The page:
Fetal Pain Law: Idaho 20-Week Abortion Ban Struck Down
U.S. District Judge B. Lynn Winmill stated that this ban violates women's constitutional rights by placing an "undue burden" on those seeking abortions. His decision also addressed the state's foremost interest in the "potential life of the fetus" before considering the lives of pregnant women themselves.
An Idaho mother named Jennie Linn McCormack initially brought the case to court as a result of her own harrowing story. McCormack, desperate for an abortion but unable to afford one, resorted to purchasing self-abortion pills online. Soon after, she was arrested and charged for her "unlawful abortion," facing five years in prison.
McCormack's own case made it to the Ninth Circuit Court of Appeals, where Judge Harry Pregerson's decision stated that "prosecuting women for terminating pregnancies won’t end abortion, it will just create a whole new class of criminals."
Her case was dismissed, and on Thursday led Judge Winmill to strike down Idaho's self-abortion statutes along with the 20-week ban.
The 20-week ban on abortions has also been enacted in Alabama, Arizona, Georgia, Idaho, Indiana, Kansas, Louisiana, Nebraska, and Oklahoma. Only two states offer any sort of exception for a so-called "medically futile pregnancy," while the rest offer no exceptions at all.
Elizabeth Nash, states issues manager at Guttmacher Institute, a New York-based reproductive-health research group, said that 20-week bans violate the terms of Roe v. Wade. The law states that a fetus can be aborted until it can survive outside the womb, usually between 24-26 weeks.
In addition to challenging women's constitutional rights, the ban also faced opposition from prominent medical experts. Through their lawyers, doctors involved in the case put out a comprehensive list of reasons why women need to abort past 20 weeks, which include but are not limited to malformation or absence of the brain or kidneys, severe heart defects, or excess fluid that leads to serious brain damage.
These conditions are often not detectable until the 18th week of pregnancy, and even still, pregnant women may not realize there is a problem with the fetus until their next doctor's appointment well after this time.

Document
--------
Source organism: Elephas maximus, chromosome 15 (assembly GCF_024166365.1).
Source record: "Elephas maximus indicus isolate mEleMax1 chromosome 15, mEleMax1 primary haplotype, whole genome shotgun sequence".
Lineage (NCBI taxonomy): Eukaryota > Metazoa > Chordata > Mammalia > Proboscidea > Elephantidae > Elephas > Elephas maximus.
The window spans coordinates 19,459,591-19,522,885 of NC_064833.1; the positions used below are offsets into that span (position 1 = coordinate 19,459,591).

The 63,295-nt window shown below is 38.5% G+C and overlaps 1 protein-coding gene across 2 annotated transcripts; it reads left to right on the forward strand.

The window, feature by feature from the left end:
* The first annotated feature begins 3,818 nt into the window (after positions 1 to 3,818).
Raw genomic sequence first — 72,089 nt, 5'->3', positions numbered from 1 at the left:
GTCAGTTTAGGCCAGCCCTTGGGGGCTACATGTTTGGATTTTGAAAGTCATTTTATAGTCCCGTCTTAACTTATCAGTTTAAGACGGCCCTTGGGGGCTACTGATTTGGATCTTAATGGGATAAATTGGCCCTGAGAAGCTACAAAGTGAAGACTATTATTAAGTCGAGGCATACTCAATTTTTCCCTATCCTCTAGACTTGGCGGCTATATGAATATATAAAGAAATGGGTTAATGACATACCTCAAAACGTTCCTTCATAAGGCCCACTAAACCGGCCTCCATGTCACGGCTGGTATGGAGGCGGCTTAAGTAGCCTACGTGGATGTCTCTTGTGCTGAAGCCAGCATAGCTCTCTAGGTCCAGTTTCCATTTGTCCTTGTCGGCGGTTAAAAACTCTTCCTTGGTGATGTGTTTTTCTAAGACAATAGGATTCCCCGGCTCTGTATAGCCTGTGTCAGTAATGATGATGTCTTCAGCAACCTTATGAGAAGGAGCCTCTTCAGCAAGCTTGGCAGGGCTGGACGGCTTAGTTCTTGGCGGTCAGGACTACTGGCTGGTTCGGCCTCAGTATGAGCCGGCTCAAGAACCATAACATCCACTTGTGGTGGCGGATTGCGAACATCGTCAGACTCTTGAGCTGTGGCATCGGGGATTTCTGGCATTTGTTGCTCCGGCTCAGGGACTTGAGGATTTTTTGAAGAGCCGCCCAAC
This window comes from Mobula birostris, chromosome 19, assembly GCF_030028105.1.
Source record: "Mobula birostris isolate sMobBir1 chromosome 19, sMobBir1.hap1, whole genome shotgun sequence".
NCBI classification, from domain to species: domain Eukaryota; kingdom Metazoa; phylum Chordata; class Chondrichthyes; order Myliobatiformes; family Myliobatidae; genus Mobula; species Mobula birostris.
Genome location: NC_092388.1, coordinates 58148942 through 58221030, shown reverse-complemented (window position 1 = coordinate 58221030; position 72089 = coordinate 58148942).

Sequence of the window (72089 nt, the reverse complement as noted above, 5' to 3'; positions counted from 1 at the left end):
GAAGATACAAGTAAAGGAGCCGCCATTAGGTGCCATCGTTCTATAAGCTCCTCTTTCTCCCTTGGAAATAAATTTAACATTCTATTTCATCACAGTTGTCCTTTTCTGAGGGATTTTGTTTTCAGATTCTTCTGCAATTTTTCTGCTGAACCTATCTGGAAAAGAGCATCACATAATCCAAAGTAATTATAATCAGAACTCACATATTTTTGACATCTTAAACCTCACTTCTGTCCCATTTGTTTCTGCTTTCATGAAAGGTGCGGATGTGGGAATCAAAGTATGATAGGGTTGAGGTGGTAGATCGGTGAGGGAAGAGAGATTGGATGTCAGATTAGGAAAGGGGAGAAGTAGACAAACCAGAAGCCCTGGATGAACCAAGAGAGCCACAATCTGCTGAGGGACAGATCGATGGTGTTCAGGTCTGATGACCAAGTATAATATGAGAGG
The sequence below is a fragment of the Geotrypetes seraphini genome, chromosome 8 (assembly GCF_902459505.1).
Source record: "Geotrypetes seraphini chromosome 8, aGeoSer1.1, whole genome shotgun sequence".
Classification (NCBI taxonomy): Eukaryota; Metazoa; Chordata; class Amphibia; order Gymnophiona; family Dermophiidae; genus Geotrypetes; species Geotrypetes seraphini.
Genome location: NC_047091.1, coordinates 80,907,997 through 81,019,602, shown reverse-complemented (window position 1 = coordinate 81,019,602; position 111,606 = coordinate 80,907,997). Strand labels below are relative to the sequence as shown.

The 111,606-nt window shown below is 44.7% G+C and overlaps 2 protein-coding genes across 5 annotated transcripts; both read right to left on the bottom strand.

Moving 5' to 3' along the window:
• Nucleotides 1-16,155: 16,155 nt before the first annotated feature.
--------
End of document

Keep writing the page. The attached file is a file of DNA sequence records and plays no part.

Pregnant women also face health issues that could threaten their pregnancies and result in an abortion being necessary to save her life. In most cases, the fetus is viable and can be safely delivered. But conditions such as diabetes, epilepsy, lupus, or problems in past pregnancies can negatively affect pregnancy. While the woman may want the child initially, pregnancy could exacerbate her condition and force her to choose between her life and that of her unborn child, often at or around 20 weeks.
The court held that there is no justification that the 20-week ban is designed to assist a woman in deciding whether to terminate a pregnancy, as the health of the mother was never considered in enacting the ban. Now, there appears to be a greater concern.
Cecile Richards, president of Planned Parenthood for America, called the overturning of the ban a "victory for women."
"This ruling is a warning to other states around the country that are passing bans on abortion that are unconstitutional and dangerous for women," she added.
Judge Winmill agreed. "Because it appears the [law] was enacted with the specific purpose of placing an insurmountable obstacle in the path of women seeking an abortion after 20 weeks," he wrote, "but before the fetus has attained viability, the section imposing the categorical ban is unconstitutional."
This decision could bode well for similar decisions in states like Arizona, where a lawsuit against their 20-week ban is pending before the Ninth Circuit Court of Appeals.